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Somebody asked me a number the other day and I said, I can give you to the penny what we've

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made here today in about 30 seconds.

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Like that, that is really good information, whether you're a feeling, like I'm a feeling

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guy feels busy, feel done, but the data really proves that maybe I am not feeling this right.

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And maybe I, maybe I need to change something here or there and that makes a big difference.

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If we, if we have all that data and we have all those, all those abilities to say, hey,

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I'm going to check it every week.

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I'm going to pay attention.

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That leads me into my last question and I'm going to segue, but then I'm going to pause

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and say, Bobby, you got anything else for Scott?

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I know we're running at a time.

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Just, we'll see you next week, Scott.

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I'm going to break up.

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Speaking of weekly, we're going to talk numbers.

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But Scott, we have our, my favorite question for sure, but it's our, we say our King of

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Tennis question.

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And I think you're, you're uniquely, uniquely qualified for this because you get in, in

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your drone, drones that I point of view, you get a lot of the data.

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You see where Racket Sports might be going and able to predict it, but you also are a tennis

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guy.

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You're an inherent tennis.

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You said it's in your DNA.

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So if you were King of tennis, is there anything, whether it's professional clubs in your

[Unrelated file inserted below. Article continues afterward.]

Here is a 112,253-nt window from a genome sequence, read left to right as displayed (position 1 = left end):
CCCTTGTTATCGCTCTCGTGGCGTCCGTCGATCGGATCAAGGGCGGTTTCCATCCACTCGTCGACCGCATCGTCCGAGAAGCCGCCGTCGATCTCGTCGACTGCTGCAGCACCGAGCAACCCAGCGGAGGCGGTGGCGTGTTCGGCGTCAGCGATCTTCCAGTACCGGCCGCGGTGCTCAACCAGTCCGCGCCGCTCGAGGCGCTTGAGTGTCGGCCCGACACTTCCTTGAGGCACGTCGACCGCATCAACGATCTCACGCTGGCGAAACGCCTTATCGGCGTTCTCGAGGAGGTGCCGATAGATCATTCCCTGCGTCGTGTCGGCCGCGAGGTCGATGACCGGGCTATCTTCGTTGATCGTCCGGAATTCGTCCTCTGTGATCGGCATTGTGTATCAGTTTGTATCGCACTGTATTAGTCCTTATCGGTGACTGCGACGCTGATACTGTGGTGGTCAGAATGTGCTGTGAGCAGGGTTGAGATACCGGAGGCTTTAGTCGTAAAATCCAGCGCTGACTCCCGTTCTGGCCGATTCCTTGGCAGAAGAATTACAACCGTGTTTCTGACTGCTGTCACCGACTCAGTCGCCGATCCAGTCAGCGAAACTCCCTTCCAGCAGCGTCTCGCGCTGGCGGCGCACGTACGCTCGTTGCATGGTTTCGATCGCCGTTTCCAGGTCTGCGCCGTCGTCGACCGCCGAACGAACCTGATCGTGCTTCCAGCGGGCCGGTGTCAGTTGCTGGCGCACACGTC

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business outside of it, social, any concept of tennis?

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If you were King of tennis for however long it took, is there anything you would do or change?

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Absolutely.

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The few things I would change.

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One thing that I would change is that, and I just shared this with my very good friends

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at the USDA that they build the biggest, most powerful robust, POS, schedule system possible

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and improves the technology and give it to every facility across the country for free.

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And that would be the best investment they could make in tennis right there.

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And they would get all the data and they'd mine all the data, but then you would give everyone

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the technology because tennis has been far too behind in technology.

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I would be self-admitted where we are here.

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I sit at the RIT, up until COVID.

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It's our largest operation that does millions of dollars in programming and we ran it off

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a cameo beauty book and up until a handful of years ago.

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So I put myself in the ring when that one is, well, I think that's technology.

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I would mandate that every tennis facility around the country has tennis 101 and a social

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component that went to it because I think too many of us go out there and teach to people

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were comfortable within, they're established.

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So it would be a mandate that everyone has tennis 101 for adults and a social component.

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Also it would be a mandate that we have education programs in schools for coaches, whether

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it's the tennis or other sports.

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So that more coaching positions are seen as very important positions in the American culture

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because if you want to be a tennis coach in Australia or England or France, it's held

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in very high regard.

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I don't think a lot of people enter the profession here because they don't see it in the same